Brokers disagree fee-based compensation will lead to better underwriting

Brokers disagree fee-based compensation will lead to better underwriting

Brokers disagree fee-based compensation will lead to better underwriting Canadian brokers don’t buy the premise that a move from an up-front commission-based structure to a fee-based model will result in better loan quality.

“The argument that trailer fee models would enhance underwriting standards is a hard argument to make here in Canada,” Ron Butler of Verico Butler Mortgage said on “Underwriting standards are so high here now if they got any higher, lenders would be asking for drone surveillance and genetic testing on applicants.”

The suggestion to move to a fee-based structure came from Australia’s regulatory body.

“Experience has shown that commissions paid upfront tend to encourage less rigorous attention to loan application quality,” concludes a recent guideline paper from the Australian Prudential Regulation Authority, the Down Under equivalent of FSCO.

The assertion – brokers are more likely to withhold key client information under the tradition system of remuneration than the trailer model – was echoed by several Australian lenders in August as part of a broad regulatory inquiry process meant to better protect the country’s broker channel.

But Canadian brokers aren’t sold.

“I agree with Ron Butler that underwriting standards are already very high here,” Layth Matthews of RateMiser wrote. “Putting brokers under more pressure to do the underwriting negates the way that most lenders see brokers in the first place - sales forces.”

Still, that doesn’t detract from the potential benefits of a fee-based model, according to Matthews, who laid out some positive points about the structure.

“I like trailers because I think they increase objective communication between the client, the lender, and the broker,” Matthews wrote. “If more lenders offered trailer comp, I think clients and the economy would benefit from longer-term thinking.”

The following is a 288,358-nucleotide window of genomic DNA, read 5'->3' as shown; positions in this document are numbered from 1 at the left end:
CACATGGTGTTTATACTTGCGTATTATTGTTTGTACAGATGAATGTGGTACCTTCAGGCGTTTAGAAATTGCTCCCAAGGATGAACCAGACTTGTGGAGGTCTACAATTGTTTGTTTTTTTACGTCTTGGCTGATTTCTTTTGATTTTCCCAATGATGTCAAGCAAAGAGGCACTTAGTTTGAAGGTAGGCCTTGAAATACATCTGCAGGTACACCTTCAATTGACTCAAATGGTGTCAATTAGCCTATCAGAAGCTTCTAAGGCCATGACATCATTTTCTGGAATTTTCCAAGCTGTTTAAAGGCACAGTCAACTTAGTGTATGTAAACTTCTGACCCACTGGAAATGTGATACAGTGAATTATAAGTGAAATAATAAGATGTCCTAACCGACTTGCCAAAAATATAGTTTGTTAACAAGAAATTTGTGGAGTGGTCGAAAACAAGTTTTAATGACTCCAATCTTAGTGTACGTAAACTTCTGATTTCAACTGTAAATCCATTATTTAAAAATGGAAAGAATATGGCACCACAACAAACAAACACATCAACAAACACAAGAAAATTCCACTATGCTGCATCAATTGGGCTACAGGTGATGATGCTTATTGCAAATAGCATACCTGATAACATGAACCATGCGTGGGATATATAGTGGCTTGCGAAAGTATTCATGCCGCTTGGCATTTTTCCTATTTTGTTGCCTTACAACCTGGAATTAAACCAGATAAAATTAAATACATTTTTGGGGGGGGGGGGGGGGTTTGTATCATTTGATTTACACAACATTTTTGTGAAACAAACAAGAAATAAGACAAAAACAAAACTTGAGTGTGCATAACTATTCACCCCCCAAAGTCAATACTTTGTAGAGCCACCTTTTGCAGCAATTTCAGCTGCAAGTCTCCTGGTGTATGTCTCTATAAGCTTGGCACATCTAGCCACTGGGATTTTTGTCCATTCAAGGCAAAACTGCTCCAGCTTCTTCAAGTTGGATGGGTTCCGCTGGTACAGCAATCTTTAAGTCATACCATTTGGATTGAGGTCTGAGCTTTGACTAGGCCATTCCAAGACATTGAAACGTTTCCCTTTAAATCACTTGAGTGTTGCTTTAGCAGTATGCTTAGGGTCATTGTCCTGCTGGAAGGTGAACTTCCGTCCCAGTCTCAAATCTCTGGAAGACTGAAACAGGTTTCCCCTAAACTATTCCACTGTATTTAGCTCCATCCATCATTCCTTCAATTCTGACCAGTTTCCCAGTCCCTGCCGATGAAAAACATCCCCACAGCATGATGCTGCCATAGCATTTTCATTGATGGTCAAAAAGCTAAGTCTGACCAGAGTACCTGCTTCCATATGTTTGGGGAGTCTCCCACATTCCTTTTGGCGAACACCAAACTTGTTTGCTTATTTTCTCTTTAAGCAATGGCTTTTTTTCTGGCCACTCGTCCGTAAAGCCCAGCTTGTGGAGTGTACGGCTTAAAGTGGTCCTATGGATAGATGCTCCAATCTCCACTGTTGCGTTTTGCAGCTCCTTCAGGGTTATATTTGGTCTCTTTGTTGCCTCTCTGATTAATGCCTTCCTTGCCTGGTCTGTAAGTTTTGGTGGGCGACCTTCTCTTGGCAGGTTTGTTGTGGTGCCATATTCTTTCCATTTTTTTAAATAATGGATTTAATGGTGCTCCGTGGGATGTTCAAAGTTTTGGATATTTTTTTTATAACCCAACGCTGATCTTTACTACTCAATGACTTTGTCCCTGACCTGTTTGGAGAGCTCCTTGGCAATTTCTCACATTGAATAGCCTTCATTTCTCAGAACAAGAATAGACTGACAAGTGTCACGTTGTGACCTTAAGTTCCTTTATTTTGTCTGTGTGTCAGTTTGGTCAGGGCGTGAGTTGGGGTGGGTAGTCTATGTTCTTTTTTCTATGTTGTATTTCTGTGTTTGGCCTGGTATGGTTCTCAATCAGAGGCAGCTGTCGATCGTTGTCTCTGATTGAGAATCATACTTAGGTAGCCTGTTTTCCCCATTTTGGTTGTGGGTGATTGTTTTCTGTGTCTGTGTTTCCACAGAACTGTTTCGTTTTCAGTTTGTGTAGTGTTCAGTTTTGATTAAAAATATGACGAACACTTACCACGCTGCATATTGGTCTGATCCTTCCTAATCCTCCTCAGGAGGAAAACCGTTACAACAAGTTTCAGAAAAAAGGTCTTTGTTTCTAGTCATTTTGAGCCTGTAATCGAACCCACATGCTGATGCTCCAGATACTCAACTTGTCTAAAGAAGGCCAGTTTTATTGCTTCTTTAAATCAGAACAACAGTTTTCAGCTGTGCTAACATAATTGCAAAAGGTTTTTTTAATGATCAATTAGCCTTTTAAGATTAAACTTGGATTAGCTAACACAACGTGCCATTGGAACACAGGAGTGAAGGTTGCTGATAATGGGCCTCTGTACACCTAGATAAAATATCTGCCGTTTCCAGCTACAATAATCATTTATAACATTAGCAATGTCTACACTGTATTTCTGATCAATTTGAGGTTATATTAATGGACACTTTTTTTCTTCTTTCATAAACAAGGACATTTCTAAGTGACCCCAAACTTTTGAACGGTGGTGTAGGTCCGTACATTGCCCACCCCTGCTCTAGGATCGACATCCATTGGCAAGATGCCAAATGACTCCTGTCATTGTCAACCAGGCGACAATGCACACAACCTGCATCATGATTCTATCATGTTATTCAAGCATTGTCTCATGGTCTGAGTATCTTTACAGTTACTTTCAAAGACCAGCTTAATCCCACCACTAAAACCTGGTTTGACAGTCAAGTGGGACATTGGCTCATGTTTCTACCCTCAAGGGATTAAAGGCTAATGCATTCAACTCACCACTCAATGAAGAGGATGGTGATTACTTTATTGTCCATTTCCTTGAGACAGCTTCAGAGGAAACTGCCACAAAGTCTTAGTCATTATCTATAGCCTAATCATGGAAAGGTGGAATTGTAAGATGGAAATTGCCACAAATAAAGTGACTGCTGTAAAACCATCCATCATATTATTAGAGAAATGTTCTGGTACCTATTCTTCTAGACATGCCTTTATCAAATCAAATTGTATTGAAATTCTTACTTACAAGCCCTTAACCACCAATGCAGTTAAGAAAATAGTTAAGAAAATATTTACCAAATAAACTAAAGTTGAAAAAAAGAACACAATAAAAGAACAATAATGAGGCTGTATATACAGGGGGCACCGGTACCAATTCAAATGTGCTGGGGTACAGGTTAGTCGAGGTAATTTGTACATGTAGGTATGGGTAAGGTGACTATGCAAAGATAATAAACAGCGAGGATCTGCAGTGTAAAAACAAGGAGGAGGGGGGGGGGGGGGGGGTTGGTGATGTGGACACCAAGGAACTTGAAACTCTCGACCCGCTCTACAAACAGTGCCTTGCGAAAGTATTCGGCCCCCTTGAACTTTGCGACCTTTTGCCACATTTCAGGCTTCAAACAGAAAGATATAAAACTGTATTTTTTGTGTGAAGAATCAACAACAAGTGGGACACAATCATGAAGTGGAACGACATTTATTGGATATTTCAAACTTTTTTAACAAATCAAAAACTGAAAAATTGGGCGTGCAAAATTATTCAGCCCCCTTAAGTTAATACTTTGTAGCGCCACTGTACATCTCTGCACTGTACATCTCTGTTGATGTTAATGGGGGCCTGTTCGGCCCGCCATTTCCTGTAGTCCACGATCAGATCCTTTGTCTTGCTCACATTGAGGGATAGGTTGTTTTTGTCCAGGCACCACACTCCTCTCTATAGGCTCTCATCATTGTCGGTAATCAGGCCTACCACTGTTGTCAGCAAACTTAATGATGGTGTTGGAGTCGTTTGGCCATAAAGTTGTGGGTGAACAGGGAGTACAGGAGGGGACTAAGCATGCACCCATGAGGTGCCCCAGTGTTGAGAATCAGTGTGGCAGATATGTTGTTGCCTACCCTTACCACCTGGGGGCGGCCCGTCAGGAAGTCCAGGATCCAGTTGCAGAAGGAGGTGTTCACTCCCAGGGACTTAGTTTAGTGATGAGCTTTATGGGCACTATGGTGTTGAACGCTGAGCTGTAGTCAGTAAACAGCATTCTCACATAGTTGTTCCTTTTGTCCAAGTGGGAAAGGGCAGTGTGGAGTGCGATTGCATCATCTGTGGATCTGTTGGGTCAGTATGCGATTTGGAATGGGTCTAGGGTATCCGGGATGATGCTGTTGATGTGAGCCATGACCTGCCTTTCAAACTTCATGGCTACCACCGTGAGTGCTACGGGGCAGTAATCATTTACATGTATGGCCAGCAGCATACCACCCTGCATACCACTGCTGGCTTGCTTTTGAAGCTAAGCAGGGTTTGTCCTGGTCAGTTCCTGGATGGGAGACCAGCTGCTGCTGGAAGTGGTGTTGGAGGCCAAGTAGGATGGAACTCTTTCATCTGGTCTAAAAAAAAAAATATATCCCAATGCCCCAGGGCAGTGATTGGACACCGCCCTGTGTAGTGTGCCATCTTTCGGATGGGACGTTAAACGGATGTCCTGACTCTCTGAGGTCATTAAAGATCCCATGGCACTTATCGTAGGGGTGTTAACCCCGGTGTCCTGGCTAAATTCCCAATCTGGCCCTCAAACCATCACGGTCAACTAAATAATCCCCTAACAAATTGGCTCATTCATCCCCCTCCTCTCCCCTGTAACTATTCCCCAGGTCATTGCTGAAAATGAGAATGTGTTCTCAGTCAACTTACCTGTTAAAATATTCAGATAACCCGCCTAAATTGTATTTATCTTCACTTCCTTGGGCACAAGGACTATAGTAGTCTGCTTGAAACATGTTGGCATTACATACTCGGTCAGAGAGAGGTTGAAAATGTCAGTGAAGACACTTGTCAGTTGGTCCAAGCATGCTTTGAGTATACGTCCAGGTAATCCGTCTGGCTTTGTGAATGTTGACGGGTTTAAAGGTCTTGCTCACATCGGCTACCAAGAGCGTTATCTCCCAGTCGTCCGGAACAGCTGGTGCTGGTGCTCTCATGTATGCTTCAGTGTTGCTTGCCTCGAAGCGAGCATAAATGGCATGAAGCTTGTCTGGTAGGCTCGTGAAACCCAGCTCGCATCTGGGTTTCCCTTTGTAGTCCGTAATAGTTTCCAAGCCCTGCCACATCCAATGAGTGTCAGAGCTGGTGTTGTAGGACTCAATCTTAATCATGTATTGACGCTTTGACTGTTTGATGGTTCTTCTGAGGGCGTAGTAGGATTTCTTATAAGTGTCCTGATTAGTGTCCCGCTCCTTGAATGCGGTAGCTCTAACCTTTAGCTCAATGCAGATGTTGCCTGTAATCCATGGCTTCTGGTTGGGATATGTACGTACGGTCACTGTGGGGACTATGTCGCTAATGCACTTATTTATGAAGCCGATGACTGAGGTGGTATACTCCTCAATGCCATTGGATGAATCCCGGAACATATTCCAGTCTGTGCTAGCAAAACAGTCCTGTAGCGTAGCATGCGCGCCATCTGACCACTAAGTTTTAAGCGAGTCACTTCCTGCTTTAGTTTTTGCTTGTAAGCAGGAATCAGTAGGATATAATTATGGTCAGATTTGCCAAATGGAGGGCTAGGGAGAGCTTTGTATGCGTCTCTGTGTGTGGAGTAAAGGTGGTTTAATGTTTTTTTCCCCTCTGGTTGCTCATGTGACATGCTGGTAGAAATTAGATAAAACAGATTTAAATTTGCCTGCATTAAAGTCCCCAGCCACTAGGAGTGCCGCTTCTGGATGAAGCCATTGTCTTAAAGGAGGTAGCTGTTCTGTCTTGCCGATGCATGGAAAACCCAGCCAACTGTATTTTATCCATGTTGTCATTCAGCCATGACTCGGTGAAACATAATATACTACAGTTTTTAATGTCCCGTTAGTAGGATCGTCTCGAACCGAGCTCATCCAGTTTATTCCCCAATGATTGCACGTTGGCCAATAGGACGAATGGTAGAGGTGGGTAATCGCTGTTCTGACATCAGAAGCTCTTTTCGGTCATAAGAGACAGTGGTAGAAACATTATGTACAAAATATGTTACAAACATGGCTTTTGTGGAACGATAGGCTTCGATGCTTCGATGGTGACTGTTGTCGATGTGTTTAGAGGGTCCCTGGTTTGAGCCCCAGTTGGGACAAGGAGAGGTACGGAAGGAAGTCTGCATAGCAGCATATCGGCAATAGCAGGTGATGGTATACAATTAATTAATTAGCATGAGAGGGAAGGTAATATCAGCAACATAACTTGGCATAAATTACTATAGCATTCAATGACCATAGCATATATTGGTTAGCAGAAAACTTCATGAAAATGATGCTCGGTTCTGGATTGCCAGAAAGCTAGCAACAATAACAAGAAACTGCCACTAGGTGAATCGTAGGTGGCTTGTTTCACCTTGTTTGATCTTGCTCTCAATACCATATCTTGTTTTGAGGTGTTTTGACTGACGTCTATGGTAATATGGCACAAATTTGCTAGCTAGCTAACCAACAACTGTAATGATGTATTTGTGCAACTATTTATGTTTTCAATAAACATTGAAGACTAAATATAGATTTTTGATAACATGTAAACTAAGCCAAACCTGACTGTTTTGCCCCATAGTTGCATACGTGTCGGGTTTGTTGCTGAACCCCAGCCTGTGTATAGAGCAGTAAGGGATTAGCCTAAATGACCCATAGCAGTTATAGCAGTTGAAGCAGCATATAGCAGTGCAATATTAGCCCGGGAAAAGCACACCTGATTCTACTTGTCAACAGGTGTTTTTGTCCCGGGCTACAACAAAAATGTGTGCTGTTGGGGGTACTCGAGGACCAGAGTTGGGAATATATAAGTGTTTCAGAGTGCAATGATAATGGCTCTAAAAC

• Daryl French 2014-09-04 11:47:09 AM
    If we as an industry want to be true partners with our lenders then we need to share in both the risk and reward. The trailer model allows us to work in partnership with our lenders and motivates mortgage brokers to have a longer term view of the market.
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  • M. Robertson 2014-09-04 12:05:02 PM
    Brokers should be paid trailer fees. Too many brokers in Canada "Churn" their books soliciting clients to refinance to get a lower rate, take money out, etc. Sure, lots of broker would argue that they are doing it for the benefit of their customers, but we all know that you do it to get paid more money. If you didn't you would submit it back to the exact same lender, and not get paid because there would be no advance on the balance. Instead you send it to a new lender so that you can get paid your upfront commission again.

    Considering that the average broker mortgage has a lifespan with a lender of less than 3 years, paying based on the length of time the deal stays with the same lender makes sense.

    At lease it would stop the fools that convince their customers to refinance every 2 years.
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  • Ron Butler 2014-09-04 12:27:08 PM
    I agree completely that broker churn is a problem but that is a totally separate issue from so-called "improved underwriting" as a reason for trailer fees.
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